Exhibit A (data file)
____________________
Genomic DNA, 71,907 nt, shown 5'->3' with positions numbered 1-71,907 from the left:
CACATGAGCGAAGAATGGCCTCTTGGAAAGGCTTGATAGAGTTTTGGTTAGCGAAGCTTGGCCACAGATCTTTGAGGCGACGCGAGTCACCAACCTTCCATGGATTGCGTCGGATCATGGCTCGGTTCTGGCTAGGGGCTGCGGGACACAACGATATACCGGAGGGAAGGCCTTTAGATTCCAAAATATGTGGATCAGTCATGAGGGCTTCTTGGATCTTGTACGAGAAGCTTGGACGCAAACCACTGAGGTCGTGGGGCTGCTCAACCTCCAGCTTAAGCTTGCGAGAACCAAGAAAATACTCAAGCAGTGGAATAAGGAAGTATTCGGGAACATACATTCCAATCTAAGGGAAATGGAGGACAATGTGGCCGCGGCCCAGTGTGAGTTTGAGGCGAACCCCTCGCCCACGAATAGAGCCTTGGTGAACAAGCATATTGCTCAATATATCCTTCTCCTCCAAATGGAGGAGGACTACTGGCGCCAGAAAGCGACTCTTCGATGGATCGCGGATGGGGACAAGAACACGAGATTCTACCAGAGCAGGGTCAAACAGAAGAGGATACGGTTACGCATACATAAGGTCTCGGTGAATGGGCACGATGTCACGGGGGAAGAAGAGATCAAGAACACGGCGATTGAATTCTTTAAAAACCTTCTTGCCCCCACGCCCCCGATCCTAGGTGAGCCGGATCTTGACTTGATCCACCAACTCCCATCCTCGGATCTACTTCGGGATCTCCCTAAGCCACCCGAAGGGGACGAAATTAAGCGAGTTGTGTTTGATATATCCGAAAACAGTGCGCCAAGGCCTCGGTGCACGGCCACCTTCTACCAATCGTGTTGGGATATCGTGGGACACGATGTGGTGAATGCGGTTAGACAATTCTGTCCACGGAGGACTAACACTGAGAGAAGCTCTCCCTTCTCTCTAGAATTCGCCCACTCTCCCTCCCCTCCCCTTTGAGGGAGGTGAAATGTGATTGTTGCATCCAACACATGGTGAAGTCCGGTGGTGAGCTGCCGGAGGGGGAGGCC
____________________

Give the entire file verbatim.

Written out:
Genomic DNA, 71,907 nt, shown 5'->3' with positions numbered 1-71,907 from the left:
CACATGAGCGAAGAATGGCCTCTTGGAAAGGCTTGATAGAGTTTTGGTTAGCGAAGCTTGGCCACAGATCTTTGAGGCGACGCGAGTCACCAACCTTCCATGGATTGCGTCGGATCATGGCTCGGTTCTGGCTAGGGGCTGCGGGACACAACGATATACCGGAGGGAAGGCCTTTAGATTCCAAAATATGTGGATCAGTCATGAGGGCTTCTTGGATCTTGTACGAGAAGCTTGGACGCAAACCACTGAGGTCGTGGGGCTGCTCAACCTCCAGCTTAAGCTTGCGAGAACCAAGAAAATACTCAAGCAGTGGAATAAGGAAGTATTCGGGAACATACATTCCAATCTAAGGGAAATGGAGGACAATGTGGCCGCGGCCCAGTGTGAGTTTGAGGCGAACCCCTCGCCCACGAATAGAGCCTTGGTGAACAAGCATATTGCTCAATATATCCTTCTCCTCCAAATGGAGGAGGACTACTGGCGCCAGAAAGCGACTCTTCGATGGATCGCGGATGGGGACAAGAACACGAGATTCTACCAGAGCAGGGTCAAACAGAAGAGGATACGGTTACGCATACATAAGGTCTCGGTGAATGGGCACGATGTCACGGGGGAAGAAGAGATCAAGAACACGGCGATTGAATTCTTTAAAAACCTTCTTGCCCCCACGCCCCCGATCCTAGGTGAGCCGGATCTTGACTTGATCCACCAACTCCCATCCTCGGATCTACTTCGGGATCTCCCTAAGCCACCCGAAGGGGACGAAATTAAGCGAGTTGTGTTTGATATATCCGAAAACAGTGCGCCAAGGCCTCGGTGCACGGCCACCTTCTACCAATCGTGTTGGGATATCGTGGGACACGATGTGGTGAATGCGGTTAGACAATTCTGTCCACGGAGGACTAACACTGAGAGAAGCTCTCCCTTCTCTCTAGAATTCGCCCACTCTCCCTCCCCTCCCCTTTGAGGGAGGTGAAATGTGATTGTTGCATCCAACACATGGTGAAGTCCGGTGGTGAGCTGCCGGAGGGGGAGGCC